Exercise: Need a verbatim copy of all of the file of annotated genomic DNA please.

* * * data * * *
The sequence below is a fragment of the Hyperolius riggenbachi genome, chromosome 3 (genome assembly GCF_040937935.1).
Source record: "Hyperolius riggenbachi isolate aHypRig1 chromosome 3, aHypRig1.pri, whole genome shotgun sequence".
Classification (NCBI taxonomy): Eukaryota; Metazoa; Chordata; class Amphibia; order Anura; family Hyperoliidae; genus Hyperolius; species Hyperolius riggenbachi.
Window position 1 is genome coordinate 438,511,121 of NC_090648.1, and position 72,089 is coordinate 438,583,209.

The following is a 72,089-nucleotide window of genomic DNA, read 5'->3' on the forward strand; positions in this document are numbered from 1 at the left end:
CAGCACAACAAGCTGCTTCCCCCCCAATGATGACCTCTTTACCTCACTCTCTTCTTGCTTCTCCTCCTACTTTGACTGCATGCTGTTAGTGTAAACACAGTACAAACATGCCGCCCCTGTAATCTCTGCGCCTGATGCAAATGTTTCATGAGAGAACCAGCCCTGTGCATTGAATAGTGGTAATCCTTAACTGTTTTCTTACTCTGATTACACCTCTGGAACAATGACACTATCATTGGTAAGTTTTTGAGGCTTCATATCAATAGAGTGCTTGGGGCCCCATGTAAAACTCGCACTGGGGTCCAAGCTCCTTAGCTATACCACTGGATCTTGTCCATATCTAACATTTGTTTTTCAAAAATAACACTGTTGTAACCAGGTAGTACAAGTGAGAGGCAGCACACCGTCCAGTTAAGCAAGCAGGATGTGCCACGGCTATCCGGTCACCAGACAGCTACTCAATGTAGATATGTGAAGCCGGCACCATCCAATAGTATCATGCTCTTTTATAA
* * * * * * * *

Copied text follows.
The sequence below is a fragment of the Hyperolius riggenbachi genome, chromosome 3 (genome assembly GCF_040937935.1).
Source record: "Hyperolius riggenbachi isolate aHypRig1 chromosome 3, aHypRig1.pri, whole genome shotgun sequence".
Classification (NCBI taxonomy): Eukaryota; Metazoa; Chordata; class Amphibia; order Anura; family Hyperoliidae; genus Hyperolius; species Hyperolius riggenbachi.
Window position 1 is genome coordinate 438,511,121 of NC_090648.1, and position 72,089 is coordinate 438,583,209.

The following is a 72,089-nucleotide window of genomic DNA, read 5'->3' on the forward strand; positions in this document are numbered from 1 at the left end:
CAGCACAACAAGCTGCTTCCCCCCCAATGATGACCTCTTTACCTCACTCTCTTCTTGCTTCTCCTCCTACTTTGACTGCATGCTGTTAGTGTAAACACAGTACAAACATGCCGCCCCTGTAATCTCTGCGCCTGATGCAAATGTTTCATGAGAGAACCAGCCCTGTGCATTGAATAGTGGTAATCCTTAACTGTTTTCTTACTCTGATTACACCTCTGGAACAATGACACTATCATTGGTAAGTTTTTGAGGCTTCATATCAATAGAGTGCTTGGGGCCCCATGTAAAACTCGCACTGGGGTCCAAGCTCCTTAGCTATACCACTGGATCTTGTCCATATCTAACATTTGTTTTTCAAAAATAACACTGTTGTAACCAGGTAGTACAAGTGAGAGGCAGCACACCGTCCAGTTAAGCAAGCAGGATGTGCCACGGCTATCCGGTCACCAGACAGCTACTCAATGTAGATATGTGAAGCCGGCACCATCCAATAGTATCATGCTCTTTTATAA